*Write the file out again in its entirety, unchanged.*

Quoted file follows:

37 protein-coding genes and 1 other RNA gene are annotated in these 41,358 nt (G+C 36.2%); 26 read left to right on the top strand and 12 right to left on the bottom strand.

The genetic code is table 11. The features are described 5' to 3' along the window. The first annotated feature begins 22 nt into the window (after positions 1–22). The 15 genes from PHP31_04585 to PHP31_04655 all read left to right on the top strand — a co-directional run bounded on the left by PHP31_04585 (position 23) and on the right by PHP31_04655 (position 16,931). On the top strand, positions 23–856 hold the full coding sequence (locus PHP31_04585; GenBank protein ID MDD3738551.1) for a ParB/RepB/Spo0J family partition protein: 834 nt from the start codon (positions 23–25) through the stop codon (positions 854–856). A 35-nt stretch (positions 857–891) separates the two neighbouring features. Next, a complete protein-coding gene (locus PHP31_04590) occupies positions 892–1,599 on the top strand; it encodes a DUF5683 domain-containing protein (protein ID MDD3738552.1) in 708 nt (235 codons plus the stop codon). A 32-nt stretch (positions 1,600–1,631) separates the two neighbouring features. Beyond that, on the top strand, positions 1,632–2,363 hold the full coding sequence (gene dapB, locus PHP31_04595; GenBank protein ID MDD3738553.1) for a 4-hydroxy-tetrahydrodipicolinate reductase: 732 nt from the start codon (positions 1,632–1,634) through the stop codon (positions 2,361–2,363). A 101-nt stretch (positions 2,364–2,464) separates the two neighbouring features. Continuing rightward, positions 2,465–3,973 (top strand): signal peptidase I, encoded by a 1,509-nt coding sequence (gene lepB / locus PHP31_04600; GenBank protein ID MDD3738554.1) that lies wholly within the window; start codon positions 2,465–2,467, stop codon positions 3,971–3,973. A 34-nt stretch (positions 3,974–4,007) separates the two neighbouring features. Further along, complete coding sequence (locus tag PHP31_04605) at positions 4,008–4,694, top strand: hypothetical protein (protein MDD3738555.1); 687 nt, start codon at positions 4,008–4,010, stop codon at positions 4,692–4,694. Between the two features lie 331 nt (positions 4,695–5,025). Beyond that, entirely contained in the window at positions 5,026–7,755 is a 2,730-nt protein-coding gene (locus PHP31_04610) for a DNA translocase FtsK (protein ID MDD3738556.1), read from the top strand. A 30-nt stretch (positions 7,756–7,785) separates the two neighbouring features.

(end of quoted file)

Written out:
37 protein-coding genes and 1 other RNA gene are annotated in these 41,358 nt (G+C 36.2%); 26 read left to right on the top strand and 12 right to left on the bottom strand.

The genetic code is table 11. The features are described 5' to 3' along the window. The first annotated feature begins 22 nt into the window (after positions 1–22). The 15 genes from PHP31_04585 to PHP31_04655 all read left to right on the top strand — a co-directional run bounded on the left by PHP31_04585 (position 23) and on the right by PHP31_04655 (position 16,931). On the top strand, positions 23–856 hold the full coding sequence (locus PHP31_04585; GenBank protein ID MDD3738551.1) for a ParB/RepB/Spo0J family partition protein: 834 nt from the start codon (positions 23–25) through the stop codon (positions 854–856). A 35-nt stretch (positions 857–891) separates the two neighbouring features. Next, a complete protein-coding gene (locus PHP31_04590) occupies positions 892–1,599 on the top strand; it encodes a DUF5683 domain-containing protein (protein ID MDD3738552.1) in 708 nt (235 codons plus the stop codon). A 32-nt stretch (positions 1,600–1,631) separates the two neighbouring features. Beyond that, on the top strand, positions 1,632–2,363 hold the full coding sequence (gene dapB, locus PHP31_04595; GenBank protein ID MDD3738553.1) for a 4-hydroxy-tetrahydrodipicolinate reductase: 732 nt from the start codon (positions 1,632–1,634) through the stop codon (positions 2,361–2,363). A 101-nt stretch (positions 2,364–2,464) separates the two neighbouring features. Continuing rightward, positions 2,465–3,973 (top strand): signal peptidase I, encoded by a 1,509-nt coding sequence (gene lepB / locus PHP31_04600; GenBank protein ID MDD3738554.1) that lies wholly within the window; start codon positions 2,465–2,467, stop codon positions 3,971–3,973. A 34-nt stretch (positions 3,974–4,007) separates the two neighbouring features. Further along, complete coding sequence (locus tag PHP31_04605) at positions 4,008–4,694, top strand: hypothetical protein (protein MDD3738555.1); 687 nt, start codon at positions 4,008–4,010, stop codon at positions 4,692–4,694. Between the two features lie 331 nt (positions 4,695–5,025). Beyond that, entirely contained in the window at positions 5,026–7,755 is a 2,730-nt protein-coding gene (locus PHP31_04610) for a DNA translocase FtsK (protein ID MDD3738556.1), read from the top strand. A 30-nt stretch (positions 7,756–7,785) separates the two neighbouring features.